Monday, July 11, 2011

The loss of classical music on Houston radio

This is the opinion of my friend:

"As you well know, the 88.7/91.7 fiasco has resulted in a situation in which thousands of classical music lovers in the Houston area have been left without their beloved, and only, source of classical music on the radio.  A steady source of classical music has now been replaced by a source of news, politics and political discussion beamed by a transmitter strong enough to be heard by oil workers in the middle of the Gulf of Mexico.

Everyone with a computer, and that means virtually everyone in America, has recourse to all manner of news sources -- the New York Times, the Houston Chronicle, the BBC, CNN, the Google News aggregator.  The news is already everywhere, in every corner of cyberspace, in every language spoken by Houstonians, on dozens of television channels.  To make matters worse, the entire radio spectrum is already riddled with political commentary, angry tirades from right, center, and left, and engrossing accounts of holdups, armed robberies and assaults.

Are we really to believe that Houstonians need another source of news, and an antiquated one at that, at the expense of THE ONLY CLASSICAL RADIO STATION on our local dial? 99% of today's news will be forgotten in five years' time, if not in five months.  But Bach, Beethoven and Mozart have not been forgotten because this is music of an objective beauty, music of a majesty so universal that it was inscribed and sent into space on Voyager on the assumption that other advanced species, if they exist, will appreciate it. Classical music is one of the few refuges of enlightenment, inspiration, beauty and calm in this world.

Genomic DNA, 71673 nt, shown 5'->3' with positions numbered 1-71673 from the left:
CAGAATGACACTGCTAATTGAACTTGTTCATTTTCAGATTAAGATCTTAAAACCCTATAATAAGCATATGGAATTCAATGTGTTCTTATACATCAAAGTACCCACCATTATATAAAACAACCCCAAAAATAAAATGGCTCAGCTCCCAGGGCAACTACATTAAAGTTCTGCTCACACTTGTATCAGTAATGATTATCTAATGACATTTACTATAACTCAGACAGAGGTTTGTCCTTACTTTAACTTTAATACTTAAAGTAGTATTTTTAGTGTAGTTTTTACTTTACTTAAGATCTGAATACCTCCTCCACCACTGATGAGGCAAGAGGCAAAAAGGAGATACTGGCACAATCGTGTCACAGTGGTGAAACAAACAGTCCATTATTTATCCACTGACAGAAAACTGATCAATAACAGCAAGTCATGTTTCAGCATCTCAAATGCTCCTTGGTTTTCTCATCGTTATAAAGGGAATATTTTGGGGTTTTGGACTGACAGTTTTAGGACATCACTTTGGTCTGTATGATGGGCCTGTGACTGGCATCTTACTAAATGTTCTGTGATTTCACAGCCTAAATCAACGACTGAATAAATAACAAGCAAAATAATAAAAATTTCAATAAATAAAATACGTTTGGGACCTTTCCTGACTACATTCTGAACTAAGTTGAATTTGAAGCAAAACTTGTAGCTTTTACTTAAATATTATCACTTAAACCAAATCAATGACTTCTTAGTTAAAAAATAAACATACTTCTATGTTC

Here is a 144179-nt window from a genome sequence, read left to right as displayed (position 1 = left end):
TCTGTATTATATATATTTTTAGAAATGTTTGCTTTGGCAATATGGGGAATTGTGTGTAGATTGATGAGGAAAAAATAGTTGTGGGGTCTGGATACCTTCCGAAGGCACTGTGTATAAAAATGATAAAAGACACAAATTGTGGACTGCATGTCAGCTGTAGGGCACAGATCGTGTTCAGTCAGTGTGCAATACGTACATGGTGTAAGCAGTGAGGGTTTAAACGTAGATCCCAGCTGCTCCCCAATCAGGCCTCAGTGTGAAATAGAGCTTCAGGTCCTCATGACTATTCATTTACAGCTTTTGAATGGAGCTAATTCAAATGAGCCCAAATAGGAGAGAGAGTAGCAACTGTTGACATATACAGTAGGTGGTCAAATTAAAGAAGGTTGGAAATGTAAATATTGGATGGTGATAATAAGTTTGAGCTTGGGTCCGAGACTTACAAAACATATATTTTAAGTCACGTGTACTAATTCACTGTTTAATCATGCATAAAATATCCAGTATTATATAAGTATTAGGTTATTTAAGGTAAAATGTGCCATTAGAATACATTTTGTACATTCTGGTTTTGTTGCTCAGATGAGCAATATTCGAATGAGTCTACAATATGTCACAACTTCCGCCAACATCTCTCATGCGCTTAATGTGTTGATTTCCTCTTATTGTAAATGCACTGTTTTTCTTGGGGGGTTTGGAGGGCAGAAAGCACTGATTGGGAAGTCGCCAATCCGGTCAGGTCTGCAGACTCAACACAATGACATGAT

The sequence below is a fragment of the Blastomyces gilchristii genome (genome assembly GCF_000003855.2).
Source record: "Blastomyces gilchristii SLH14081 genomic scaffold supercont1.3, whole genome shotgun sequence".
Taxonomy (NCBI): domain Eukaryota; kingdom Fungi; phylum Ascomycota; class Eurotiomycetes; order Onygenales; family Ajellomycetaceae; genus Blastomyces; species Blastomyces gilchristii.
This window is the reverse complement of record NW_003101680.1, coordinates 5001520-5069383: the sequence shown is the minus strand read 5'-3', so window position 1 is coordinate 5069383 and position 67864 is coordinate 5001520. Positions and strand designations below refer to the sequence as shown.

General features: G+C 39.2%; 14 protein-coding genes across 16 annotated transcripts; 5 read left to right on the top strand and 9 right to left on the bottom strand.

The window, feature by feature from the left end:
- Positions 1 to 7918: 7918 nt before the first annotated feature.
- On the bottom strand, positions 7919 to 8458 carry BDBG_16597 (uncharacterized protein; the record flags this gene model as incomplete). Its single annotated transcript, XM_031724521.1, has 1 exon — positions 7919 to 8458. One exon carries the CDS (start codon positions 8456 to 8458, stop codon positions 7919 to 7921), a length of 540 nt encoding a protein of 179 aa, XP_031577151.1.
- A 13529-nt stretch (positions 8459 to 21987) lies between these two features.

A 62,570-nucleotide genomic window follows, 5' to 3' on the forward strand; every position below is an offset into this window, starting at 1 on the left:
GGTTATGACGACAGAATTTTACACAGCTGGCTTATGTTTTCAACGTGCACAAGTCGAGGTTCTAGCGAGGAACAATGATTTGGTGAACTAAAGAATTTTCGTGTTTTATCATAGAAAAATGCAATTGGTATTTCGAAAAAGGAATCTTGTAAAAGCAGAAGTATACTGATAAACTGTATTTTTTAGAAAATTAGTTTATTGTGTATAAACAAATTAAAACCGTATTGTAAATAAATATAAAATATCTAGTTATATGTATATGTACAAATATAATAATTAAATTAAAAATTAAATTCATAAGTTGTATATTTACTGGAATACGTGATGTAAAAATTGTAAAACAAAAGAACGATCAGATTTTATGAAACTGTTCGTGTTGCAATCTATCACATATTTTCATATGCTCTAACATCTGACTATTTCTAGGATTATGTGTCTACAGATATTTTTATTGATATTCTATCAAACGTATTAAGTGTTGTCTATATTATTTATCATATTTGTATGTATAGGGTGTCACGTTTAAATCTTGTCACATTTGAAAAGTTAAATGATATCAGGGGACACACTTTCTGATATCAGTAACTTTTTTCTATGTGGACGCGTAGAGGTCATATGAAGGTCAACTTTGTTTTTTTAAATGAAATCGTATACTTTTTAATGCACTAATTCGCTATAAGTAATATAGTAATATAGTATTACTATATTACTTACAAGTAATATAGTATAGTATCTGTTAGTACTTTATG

Thousands of those who love this form of music, hence thousands of potential and regular financial contributors, are deprived of the only source of classical music on the local radio.  This unique educational and uplifting resource is replaced by the umpteenth source of news, political opinion and idle chatter on the radio, a station made obsolete by smart phones and the Internet."

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